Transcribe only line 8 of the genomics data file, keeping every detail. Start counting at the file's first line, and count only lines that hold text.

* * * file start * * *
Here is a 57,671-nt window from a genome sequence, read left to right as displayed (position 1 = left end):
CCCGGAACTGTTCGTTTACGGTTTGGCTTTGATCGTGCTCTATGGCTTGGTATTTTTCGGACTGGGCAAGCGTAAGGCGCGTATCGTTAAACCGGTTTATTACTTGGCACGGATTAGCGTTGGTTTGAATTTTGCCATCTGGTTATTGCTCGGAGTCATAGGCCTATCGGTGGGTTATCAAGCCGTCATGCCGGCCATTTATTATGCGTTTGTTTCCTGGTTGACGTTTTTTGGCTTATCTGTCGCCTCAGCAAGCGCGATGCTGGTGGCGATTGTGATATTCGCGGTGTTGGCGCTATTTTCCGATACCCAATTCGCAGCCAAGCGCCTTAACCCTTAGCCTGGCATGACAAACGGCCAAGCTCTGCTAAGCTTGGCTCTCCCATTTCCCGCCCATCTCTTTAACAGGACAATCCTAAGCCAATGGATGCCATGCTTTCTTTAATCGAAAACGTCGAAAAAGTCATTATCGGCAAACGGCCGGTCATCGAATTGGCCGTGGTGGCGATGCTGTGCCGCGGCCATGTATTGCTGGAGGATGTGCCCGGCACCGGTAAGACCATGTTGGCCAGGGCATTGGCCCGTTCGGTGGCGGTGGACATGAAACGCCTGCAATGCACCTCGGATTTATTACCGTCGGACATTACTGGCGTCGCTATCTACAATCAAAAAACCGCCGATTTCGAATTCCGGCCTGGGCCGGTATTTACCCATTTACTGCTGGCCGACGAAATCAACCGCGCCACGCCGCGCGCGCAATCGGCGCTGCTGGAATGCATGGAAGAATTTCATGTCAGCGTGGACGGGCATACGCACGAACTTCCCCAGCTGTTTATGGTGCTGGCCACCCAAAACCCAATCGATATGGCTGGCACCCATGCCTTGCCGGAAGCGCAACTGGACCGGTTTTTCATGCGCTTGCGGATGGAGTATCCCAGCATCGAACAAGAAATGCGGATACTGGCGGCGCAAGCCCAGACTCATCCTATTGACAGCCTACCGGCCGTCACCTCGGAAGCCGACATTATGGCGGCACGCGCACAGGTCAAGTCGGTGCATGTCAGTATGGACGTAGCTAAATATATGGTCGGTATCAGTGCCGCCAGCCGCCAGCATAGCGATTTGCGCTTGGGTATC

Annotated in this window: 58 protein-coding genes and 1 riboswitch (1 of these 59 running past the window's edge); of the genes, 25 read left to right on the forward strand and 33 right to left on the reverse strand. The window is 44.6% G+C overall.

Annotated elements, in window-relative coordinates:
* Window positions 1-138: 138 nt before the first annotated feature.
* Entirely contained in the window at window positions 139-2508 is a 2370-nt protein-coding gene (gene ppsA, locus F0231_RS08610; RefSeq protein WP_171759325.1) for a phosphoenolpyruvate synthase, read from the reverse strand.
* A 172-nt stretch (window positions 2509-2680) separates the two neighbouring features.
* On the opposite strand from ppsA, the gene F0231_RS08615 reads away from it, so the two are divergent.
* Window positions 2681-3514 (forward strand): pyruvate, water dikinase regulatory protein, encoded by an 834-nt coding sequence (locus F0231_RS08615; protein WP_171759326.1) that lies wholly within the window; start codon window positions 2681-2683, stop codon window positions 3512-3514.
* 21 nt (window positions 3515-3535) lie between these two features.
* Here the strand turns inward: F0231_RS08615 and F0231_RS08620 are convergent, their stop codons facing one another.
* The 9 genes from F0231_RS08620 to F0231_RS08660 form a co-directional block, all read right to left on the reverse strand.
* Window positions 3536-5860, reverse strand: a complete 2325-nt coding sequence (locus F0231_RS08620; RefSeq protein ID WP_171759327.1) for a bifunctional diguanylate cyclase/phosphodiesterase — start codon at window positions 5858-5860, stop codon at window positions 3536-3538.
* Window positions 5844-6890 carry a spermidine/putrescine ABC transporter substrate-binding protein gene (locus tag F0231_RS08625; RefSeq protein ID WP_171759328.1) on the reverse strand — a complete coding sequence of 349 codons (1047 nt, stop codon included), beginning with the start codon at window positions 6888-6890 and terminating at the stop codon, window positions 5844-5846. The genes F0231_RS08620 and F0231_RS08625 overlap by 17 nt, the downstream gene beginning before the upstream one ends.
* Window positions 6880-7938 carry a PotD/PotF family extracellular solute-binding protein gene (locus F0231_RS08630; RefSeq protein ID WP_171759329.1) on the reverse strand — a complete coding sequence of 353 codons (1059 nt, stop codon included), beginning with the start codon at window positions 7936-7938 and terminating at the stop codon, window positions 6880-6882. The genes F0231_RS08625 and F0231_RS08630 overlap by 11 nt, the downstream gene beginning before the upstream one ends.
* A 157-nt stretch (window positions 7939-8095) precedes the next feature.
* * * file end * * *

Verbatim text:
* On the opposite strand from ppsA, the gene F0231_RS08615 reads away from it, so the two are divergent.